One Size Fits None


My advice for underclassmen: don’t listen to advice. Confused? Hear me out.

During the few years that you will be at Stevenson, you will get plenty of advice from various people. Teachers, students, your parents, random people you encounter—much of this advice may not be what you need to hear.

Truth be told, there is some valuable advice that you will get; most of this guidance will come from trusted teachers and counselors paid to give advice. However, the majority of advice you will receive from other students is worthless. 

Although many don’t consider this, high school is not a one size fits all endeavor. Everyone is taking a multitude of different pathways and are approaching their highschool experience with vastly different life goals. Obviously, other students’ ‘advice’ will likely not serve you too well. 

I suggest that you play high school your own way. Without a doubt, approach your work to a high level of dedication and determination, but your own way. Although it’s a good idea to take the advice from older students on how to take notes or what to study in a certain teacher’s class, ignore their advice on the pathways you should be taking. Just because one person you know took AP Chemistry doesn’t mean you need to; perhaps you don’t want to pursue science in the future.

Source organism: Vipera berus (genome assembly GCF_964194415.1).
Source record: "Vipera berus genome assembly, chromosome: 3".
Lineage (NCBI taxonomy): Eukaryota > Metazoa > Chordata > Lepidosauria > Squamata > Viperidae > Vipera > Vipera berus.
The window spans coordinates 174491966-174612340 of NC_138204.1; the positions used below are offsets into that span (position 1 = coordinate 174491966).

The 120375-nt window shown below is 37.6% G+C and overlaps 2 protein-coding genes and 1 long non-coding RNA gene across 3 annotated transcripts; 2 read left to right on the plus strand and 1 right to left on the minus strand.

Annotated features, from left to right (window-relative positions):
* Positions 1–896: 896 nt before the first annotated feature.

Allow yourself to personally determine your high school experience. Aside from the core classes, pick electives that you are passionate about, that you truly want to take. There’s no point in opting to take a class that doesn’t interest you. As for the core and required classes, pick levels that you feel comfortable in. Challenge yourself in places you feel you can, not in all subjects – don’t conform to the schedules of those around you.

Focusing on other people’s high school goals and advice is not going to help you. 

I implore you to do this high school thing while keeping yourself in mind. Take the classes you want, at the levels you want. Join the clubs you want, because you want to, not because you think you need them for college (you don’t). Do the sports you want to, for the reasons you want to. 

Finally, I would like to urge you to set goals for yourself, with no one else in mind. Don’t let what the people around you do influence your goals. Although you may not know what you want to do with the rest of your life, I’m certain that you already know what your strengths and weaknesses are. Play to your strengths, work to develop your weaknesses. 

Stevenson will mostly set you up for success. Put in the work, use the resources given and do it for you. Ideally, you will be able to look back on your four years here when you graduate and know that those years were spent for you, and no one else. 

Listen to yourself, often your gut is correct. Set goals for genuine reasons, not for performative ones. Engage with activities and opportunities because you want to do them. And one more thing—relax, it’s just high school; you’ll do great.